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Another REASONABLE AFFLICTION.

FROM her own native France as old Alison past,
She reproach'd English Nell with neglect or with

malice,
That the flattern had left, in the hurry and haste,
Her lady's complexion and eye-brows at Calais.

Α Ν Ο Τ Η Ε R.

HE

ER eye-brow-box one morning lost,

(The best of folks are oftenest crost) Sad Helen thus to Jenny said (Her careless but afflicted maid), Put me to bed then, wretched Jane ;; Alas! when, Ihall I rise again? I can behold no mortal now: For what 's an eye without a brow?

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IN

N a dark corner of the house

Poor Helen fits, and sobs, and cries ;
She will not see her loving spouse,
Nor her more dear picquet allies :
Unless the find her eye-brows,

out her eyes.

She 'll e'en weep

ON

ON THE SAME.

HE

ELEN was just slipt into bed :

Her eye-brows on the toilet lay :
Away the kitten with them fled,
As fees belonging to her prey.

For this misfortune careless Jane,
Afsure yourself, was loudly rated :

And madam, getting up again,
With her own hand the mouse-trap baited..

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On little things, as sages write, Depends our human joy or sorrow :

If we don't catch a mouse to-night, Alas ! no eye-brows for to-morrow.

PHYLL I S'S A G E How old may Phyllis be, you ask,

Whose beauty thus all hearts engages? To answer is no easy task :

For she has really two ages.

Stiff in brocade, and pinch'd in stays,

Her patches, paint, and jewels on; All day let Envy view her face,

And Phyllis is but twenty-one,

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FORMA BONUM FRAGILE.
WHAT a frail thing is Beauty, fays baron Le Cras,

Perceiving his Mistress had one eye of glass :
And scarcely had he spoke it;
When the more confus'd, as more angry

she

grew, By a negligent rage prov'd the maxim too true :

She dropt the eye, and broke it.

Α Ν

E PI G R A M.

Written to the Duke de Noailles.

VAIN
TAIN the concern which you express,

That uncall’d Alard will possess
Your house and coach, both day and night,
And that Macbeth was haunted less

By Banquo's restless spright.

With fifteen thousand pounds a year,
Do you complain, you cannot bear

An ill, you may fo foon retrieve?
Good Alard, faith, is modester
By much than

you

believe.

Lend

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Lend him but fifty Louis-∨
And you shall never see him more :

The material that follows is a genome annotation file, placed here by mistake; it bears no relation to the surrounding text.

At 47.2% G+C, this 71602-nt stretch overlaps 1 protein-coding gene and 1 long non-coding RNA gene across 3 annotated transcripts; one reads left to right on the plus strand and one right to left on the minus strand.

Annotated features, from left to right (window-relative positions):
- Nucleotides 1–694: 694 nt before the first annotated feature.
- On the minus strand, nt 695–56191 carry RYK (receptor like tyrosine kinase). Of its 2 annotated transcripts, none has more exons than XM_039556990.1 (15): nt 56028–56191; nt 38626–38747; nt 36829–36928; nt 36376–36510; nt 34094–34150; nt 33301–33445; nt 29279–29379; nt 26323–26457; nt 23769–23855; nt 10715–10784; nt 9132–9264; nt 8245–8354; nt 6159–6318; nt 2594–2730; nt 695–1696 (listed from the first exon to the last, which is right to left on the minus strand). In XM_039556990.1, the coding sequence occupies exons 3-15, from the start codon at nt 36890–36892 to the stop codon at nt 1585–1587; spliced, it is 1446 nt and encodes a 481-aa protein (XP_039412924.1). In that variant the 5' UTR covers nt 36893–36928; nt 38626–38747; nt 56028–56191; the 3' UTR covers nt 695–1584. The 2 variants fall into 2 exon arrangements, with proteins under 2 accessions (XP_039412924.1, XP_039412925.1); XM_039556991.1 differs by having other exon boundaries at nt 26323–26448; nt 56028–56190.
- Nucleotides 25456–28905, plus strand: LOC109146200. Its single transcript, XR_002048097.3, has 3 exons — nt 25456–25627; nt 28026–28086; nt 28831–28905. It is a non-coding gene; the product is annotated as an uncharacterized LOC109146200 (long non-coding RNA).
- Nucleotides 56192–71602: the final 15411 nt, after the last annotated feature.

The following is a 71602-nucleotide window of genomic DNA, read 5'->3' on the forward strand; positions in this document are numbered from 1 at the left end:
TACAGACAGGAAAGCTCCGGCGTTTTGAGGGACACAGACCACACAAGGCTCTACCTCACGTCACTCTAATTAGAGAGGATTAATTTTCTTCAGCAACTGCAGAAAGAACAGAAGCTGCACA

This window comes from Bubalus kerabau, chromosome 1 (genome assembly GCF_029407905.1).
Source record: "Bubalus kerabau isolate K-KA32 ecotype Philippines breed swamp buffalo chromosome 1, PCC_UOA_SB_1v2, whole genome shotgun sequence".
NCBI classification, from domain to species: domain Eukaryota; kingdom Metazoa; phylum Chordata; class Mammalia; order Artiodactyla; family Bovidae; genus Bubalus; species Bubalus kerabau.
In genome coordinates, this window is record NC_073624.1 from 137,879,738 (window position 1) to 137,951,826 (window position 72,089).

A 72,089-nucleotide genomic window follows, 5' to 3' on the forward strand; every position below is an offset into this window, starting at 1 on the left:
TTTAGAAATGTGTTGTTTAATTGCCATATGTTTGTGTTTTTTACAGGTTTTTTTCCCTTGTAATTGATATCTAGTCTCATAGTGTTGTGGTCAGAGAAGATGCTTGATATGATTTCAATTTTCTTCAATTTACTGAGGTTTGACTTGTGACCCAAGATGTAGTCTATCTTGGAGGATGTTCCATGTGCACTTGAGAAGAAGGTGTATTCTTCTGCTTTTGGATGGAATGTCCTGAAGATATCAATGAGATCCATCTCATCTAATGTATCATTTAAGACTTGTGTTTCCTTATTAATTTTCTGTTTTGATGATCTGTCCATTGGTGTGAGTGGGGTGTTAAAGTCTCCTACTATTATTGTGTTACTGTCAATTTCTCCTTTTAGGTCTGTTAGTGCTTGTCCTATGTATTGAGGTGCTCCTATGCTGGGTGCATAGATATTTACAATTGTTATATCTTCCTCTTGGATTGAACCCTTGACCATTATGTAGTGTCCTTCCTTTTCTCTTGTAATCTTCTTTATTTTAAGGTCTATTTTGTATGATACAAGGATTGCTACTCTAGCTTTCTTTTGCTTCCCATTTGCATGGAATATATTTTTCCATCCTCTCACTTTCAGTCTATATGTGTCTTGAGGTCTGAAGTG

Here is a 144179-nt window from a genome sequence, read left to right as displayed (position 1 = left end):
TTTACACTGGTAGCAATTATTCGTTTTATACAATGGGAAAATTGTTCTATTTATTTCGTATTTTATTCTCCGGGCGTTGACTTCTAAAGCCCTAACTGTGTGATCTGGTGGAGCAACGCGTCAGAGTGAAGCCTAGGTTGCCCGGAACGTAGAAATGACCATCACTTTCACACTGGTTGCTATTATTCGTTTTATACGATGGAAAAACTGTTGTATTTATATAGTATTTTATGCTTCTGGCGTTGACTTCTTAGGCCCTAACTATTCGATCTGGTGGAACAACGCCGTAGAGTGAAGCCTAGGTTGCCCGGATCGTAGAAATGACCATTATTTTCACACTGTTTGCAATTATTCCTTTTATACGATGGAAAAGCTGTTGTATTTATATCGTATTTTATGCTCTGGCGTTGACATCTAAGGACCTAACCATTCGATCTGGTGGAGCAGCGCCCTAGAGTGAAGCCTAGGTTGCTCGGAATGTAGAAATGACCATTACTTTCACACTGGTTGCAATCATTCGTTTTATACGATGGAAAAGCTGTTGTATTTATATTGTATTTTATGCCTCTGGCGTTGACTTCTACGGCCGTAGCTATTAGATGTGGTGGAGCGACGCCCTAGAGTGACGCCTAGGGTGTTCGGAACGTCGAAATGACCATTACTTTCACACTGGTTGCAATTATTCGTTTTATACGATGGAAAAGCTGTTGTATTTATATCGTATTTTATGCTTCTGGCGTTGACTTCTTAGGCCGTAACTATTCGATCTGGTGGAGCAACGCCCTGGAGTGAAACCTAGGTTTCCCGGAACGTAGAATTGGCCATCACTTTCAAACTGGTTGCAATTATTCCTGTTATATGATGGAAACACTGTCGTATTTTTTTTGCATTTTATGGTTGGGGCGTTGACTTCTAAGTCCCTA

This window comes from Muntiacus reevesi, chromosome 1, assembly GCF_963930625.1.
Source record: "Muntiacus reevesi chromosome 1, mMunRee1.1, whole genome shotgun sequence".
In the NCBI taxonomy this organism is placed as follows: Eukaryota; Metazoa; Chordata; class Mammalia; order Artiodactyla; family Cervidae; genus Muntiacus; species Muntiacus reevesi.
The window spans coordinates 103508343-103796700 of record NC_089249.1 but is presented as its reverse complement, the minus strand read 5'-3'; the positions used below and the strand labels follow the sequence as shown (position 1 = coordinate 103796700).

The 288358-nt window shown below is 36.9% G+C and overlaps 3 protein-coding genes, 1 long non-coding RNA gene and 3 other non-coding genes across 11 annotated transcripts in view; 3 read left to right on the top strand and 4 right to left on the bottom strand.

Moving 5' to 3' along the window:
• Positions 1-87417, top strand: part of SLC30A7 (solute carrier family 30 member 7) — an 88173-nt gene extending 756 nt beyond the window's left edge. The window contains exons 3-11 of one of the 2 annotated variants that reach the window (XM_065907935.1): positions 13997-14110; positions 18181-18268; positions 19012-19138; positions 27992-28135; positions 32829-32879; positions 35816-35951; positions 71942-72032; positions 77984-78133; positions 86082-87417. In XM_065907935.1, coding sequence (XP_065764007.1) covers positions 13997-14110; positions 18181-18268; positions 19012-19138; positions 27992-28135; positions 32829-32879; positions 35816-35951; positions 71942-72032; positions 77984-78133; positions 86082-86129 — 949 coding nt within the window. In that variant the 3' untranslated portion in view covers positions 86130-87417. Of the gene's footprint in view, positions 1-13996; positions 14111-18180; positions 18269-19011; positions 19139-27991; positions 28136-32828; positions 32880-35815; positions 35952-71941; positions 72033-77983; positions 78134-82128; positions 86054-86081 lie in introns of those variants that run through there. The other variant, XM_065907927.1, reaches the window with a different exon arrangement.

Take the advice; probatum ejt.
Why do the Gods indulge our store,

But to secure our rest?

EPILOGUE to SMITH'S PHÆDRA and HIPPOLYTUS,
Spoken by Mrs. OLDFIELD, who acted ISMENA,
LADIES, to-night your pity I implore

For one, who never troubled you before:
An Oxford-man, extremely read in Greek,
Who from Euripides makes Phædra speak;
And comes to town to let us Moderns know,
How women lov'd two thousand years ago.

If that be all, said I, e’en burn your play:
Egad !' we know all that as well as they :
Shew us the youthful, handsome charioteer,
Firm in his seat, and running his career ;
Our fouls would kindle with as generous flames,
As e'er inspir'd the antient Grecian dames :
Every Ismena would resign her breast;
And every dear Hippolytus be blest.

But, as it is, fix flouncing Flanders mares
Are e'en as good as any two of theirs:
And, if Hippolytus can but contrive
To buy the gilded chariot, John can drive.

Now of the bustle you have seen to-day,
And Phædra's morals in this scholar's play,

Something

Something at leaft in juftice should be faid;
But this Hippolytus so fills one's head
Well! Phædra liv'd as chastely as the cou'd ;
For lhe was Father Jove's own Aesh and blood.
Her aukward love indeed was oddly fated;
She and her Poly were too near related ;
And yet that scruple had been laid aside,
If honest Theseus had but fairly dy'd:
But when he came, what needed he to know,
But that all matters stood in ftatu quo ?
There was no harm, you see; or, grant there were
She might want conduct ; but he wanted care.
'Twas in a husband little less than rude,
Upon his wife's retirement to intrude-
He thould have sent a night or two before,
That he would come exact at such an hour;
Then he had -turn'd all tragedy to jest;
Found every thing contribute to his reft ;
The picquet friend dismiss'd, the coaft all clear,
And spouse alone impatient for her dear.

But, if these gay reflections come too late,
To keep the guilty Phædra from her fate ;
If your more serious judgement must condemn
"The dire effects of her unhappy flame :
Yet, ye chaste matrons, and ye tender fair,
Let Love and Innocence engage your care :
My spotless flames to your protection take;
And spare poor Phædra for Ismena's fake.

A CRI

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